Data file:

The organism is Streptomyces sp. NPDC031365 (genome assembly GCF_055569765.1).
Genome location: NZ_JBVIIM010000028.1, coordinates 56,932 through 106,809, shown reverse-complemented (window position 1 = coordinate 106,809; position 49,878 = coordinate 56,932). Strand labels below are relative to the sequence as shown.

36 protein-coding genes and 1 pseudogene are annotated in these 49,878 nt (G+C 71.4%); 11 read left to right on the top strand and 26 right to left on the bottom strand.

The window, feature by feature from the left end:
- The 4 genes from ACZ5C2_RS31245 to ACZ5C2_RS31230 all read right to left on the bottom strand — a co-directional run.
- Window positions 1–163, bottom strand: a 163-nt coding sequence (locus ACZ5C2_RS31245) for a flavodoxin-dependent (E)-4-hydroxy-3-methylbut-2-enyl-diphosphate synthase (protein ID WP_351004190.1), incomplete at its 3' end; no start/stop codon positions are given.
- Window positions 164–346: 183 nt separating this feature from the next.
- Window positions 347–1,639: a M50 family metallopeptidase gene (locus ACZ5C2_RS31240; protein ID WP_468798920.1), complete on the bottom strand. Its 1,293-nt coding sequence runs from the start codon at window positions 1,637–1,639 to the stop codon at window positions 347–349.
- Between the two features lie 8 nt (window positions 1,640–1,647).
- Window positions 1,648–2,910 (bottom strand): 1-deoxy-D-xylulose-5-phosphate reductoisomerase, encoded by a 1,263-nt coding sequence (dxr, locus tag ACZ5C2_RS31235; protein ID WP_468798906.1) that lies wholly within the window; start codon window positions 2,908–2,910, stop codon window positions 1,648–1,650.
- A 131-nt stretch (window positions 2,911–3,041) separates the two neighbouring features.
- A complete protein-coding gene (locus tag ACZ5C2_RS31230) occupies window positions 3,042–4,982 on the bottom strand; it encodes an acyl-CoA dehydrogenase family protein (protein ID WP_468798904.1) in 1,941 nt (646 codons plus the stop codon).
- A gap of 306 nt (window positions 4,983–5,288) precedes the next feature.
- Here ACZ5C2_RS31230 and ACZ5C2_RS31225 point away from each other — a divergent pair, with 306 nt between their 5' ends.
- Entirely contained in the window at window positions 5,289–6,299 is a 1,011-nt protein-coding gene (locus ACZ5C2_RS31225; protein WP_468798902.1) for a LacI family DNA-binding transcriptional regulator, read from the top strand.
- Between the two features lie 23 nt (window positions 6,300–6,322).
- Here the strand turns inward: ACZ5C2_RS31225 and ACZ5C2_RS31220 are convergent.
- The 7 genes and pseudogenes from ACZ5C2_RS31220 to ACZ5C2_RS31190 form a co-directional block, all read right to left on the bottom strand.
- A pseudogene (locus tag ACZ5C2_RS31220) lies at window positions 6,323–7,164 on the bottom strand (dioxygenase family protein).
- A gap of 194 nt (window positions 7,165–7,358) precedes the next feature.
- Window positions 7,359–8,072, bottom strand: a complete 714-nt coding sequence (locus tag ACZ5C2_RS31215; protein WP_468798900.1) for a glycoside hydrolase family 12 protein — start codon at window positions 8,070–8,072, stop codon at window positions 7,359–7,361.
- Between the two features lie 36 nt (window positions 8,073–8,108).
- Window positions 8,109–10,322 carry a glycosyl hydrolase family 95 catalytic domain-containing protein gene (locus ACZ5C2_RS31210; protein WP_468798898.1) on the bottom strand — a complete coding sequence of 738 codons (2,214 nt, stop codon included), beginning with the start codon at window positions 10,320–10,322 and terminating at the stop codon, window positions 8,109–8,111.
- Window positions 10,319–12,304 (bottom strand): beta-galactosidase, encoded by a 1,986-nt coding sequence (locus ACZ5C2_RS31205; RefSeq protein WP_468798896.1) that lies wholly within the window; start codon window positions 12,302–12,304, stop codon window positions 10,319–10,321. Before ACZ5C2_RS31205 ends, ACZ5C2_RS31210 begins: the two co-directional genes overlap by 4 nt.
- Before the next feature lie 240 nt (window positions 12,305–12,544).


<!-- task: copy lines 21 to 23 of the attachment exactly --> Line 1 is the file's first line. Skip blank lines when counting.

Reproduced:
- Window positions 7,359–8,072, bottom strand: a complete 714-nt coding sequence (locus tag ACZ5C2_RS31215; protein WP_468798900.1) for a glycoside hydrolase family 12 protein — start codon at window positions 8,070–8,072, stop codon at window positions 7,359–7,361.
- Between the two features lie 36 nt (window positions 8,073–8,108).
- Window positions 8,109–10,322 carry a glycosyl hydrolase family 95 catalytic domain-containing protein gene (locus ACZ5C2_RS31210; protein WP_468798898.1) on the bottom strand — a complete coding sequence of 738 codons (2,214 nt, stop codon included), beginning with the start codon at window positions 10,320–10,322 and terminating at the stop codon, window positions 8,109–8,111.